Not good, but competent. Trigonometry in particular totally confuses me (sine, cosine, blah blah blah boring), I think I just need to work on memorising those formulas though. However, I think I can pick up new concepts in algebra very easily.
I'm more interested in the applications of maths, so I'm better at physics and chemistry than I am at the pure hard grit of it all.
Actually yes, but it does depend on the way it is taught.
At school, math was one of my favourite subjects, if only because it was easy and I didn't have to work much for it.
At university, I'm still good in the slightly-toned-down maths lectures for computer scientists, but I tried some math lectures for mathematicians at first, and those are hard. I'm actually sure I could do it with enough work, but it's just no fun the way they do it there. In the lecture, I was swamped with proofs in a speed such that I could barely take notes and nothing is explained in a meaningful way - it's just proven, step by step, with mathematical methods and noone cares what it really means when put together. Due to the massive flood of data, the expected method to deal with it was just learning formulas and algorithms by heart and applying them. Instead of questioning and trying to understand, you're expected to take it in, accept it and use it, like a computer. I actually felt like that way of thinking was dumbing me down instead of enhancing my analytical abilities. I suspect that that sort of Maths might be better suited to Ti and Si than to Ni and Te.
My math skills are terrible, though, it isn't because I can't complete the equations; math is boring in its inherent fatalism. When I can't take the components of a problem and derive several solutions through them, boredom sets in and my interest wanes significantly.
EDIT: Also, showing my work is completely unnecessary, if I have the answer, mister math teacher, so quit grading me down for it.
I didn't take any math classes in college because I find math very dry, but I was very good at it in high school, so much so that I shocked the hell out of most of my math teachers when I went for a liberal arts degree instead.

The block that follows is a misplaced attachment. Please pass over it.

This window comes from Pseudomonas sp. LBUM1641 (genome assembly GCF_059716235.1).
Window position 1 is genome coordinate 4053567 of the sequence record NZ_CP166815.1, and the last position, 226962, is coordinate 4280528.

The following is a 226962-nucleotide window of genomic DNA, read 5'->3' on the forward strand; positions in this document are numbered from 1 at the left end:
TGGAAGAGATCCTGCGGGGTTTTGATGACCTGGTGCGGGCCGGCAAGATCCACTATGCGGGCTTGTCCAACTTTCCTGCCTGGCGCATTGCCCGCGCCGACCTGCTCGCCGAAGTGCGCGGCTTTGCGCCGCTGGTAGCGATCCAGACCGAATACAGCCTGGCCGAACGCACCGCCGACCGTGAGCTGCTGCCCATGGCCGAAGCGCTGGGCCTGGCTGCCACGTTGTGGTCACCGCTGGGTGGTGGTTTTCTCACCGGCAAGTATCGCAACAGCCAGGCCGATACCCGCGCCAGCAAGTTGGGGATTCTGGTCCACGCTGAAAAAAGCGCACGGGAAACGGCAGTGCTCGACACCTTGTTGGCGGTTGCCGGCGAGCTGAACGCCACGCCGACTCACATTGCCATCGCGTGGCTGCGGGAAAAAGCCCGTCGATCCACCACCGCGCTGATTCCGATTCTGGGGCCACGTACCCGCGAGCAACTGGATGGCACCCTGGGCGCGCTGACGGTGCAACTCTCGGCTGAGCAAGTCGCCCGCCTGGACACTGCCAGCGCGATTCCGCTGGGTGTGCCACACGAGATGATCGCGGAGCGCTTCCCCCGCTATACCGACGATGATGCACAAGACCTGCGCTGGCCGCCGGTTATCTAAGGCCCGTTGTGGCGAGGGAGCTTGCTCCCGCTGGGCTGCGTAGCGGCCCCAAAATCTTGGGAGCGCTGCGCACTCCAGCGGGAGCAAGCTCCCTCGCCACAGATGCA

No way! When it comes to math, I use my Si a lot and end up in tears. It's a stupid approach, but it's the only one I know and I hate myself for that. I can't come up with new ways to solve problems or whatever. So when a particularly difficult problem comes my way, my brain goes into overdrive and little explosions start going off saying "you can't do this". And then I get very stressed.
What do you mean "good at math"? Some people are really good at solving problems, but not so much the theoretical aspects of math. I consider myself more of the latter. I hate computational math, in fact. But yes, so far, I've gotten straight As in the calc sequence.
I was bad at math as a teenager. I think that was because I was lazy and never applied myself. Half way through my freshman year of college I quit and took a two-year break, I lived in a different country, learned a new language and gained some better work habits and social skills. When I got home from my two-year hiatus, I found my math classes to be very stimulating and interesting. I ended up graduating with a degree in statistics with a minor in math. I took every applied math class that there is. I also took an elementary analysis class which delved into writing math proofs. That's where the buck stops for me. I can understand proofs when presented to me but conjuring them up on my own is a whole new level that requires more talent than I have.
It was too easy when I was younger, so I stopped paying attention to it. As a result I did'nt have the attention span for Trig. Calculus and more complex forms. Geometry, however, came easy and applying numbers to shapes made sense.
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